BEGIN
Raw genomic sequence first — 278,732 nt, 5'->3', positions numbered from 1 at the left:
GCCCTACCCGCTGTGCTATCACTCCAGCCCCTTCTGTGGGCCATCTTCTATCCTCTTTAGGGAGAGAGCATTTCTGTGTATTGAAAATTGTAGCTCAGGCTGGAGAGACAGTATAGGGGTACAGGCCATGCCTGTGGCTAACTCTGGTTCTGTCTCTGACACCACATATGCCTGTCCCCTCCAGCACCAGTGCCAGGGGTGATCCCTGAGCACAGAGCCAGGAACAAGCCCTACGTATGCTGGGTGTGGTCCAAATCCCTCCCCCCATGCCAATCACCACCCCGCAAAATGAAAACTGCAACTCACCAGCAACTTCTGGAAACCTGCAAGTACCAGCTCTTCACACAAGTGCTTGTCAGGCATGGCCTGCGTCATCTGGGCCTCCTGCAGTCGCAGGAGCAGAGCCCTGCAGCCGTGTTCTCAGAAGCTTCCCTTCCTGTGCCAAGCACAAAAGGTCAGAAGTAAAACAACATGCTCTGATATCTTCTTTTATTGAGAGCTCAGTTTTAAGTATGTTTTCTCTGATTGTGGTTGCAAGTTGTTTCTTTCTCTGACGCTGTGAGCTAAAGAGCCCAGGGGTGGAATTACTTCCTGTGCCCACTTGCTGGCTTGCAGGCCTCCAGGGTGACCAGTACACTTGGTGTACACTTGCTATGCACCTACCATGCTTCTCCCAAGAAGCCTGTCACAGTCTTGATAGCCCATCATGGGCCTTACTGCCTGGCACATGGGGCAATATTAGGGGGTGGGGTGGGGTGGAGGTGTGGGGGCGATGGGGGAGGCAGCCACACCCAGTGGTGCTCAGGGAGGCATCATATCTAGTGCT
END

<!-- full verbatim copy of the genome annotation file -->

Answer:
Raw genomic sequence first — 278,732 nt, 5'->3', positions numbered from 1 at the left:
GCCCTACCCGCTGTGCTATCACTCCAGCCCCTTCTGTGGGCCATCTTCTATCCTCTTTAGGGAGAGAGCATTTCTGTGTATTGAAAATTGTAGCTCAGGCTGGAGAGACAGTATAGGGGTACAGGCCATGCCTGTGGCTAACTCTGGTTCTGTCTCTGACACCACATATGCCTGTCCCCTCCAGCACCAGTGCCAGGGGTGATCCCTGAGCACAGAGCCAGGAACAAGCCCTACGTATGCTGGGTGTGGTCCAAATCCCTCCCCCCATGCCAATCACCACCCCGCAAAATGAAAACTGCAACTCACCAGCAACTTCTGGAAACCTGCAAGTACCAGCTCTTCACACAAGTGCTTGTCAGGCATGGCCTGCGTCATCTGGGCCTCCTGCAGTCGCAGGAGCAGAGCCCTGCAGCCGTGTTCTCAGAAGCTTCCCTTCCTGTGCCAAGCACAAAAGGTCAGAAGTAAAACAACATGCTCTGATATCTTCTTTTATTGAGAGCTCAGTTTTAAGTATGTTTTCTCTGATTGTGGTTGCAAGTTGTTTCTTTCTCTGACGCTGTGAGCTAAAGAGCCCAGGGGTGGAATTACTTCCTGTGCCCACTTGCTGGCTTGCAGGCCTCCAGGGTGACCAGTACACTTGGTGTACACTTGCTATGCACCTACCATGCTTCTCCCAAGAAGCCTGTCACAGTCTTGATAGCCCATCATGGGCCTTACTGCCTGGCACATGGGGCAATATTAGGGGGTGGGGTGGGGTGGAGGTGTGGGGGCGATGGGGGAGGCAGCCACACCCAGTGGTGCTCAGGGAGGCATCATATCTAGTGCT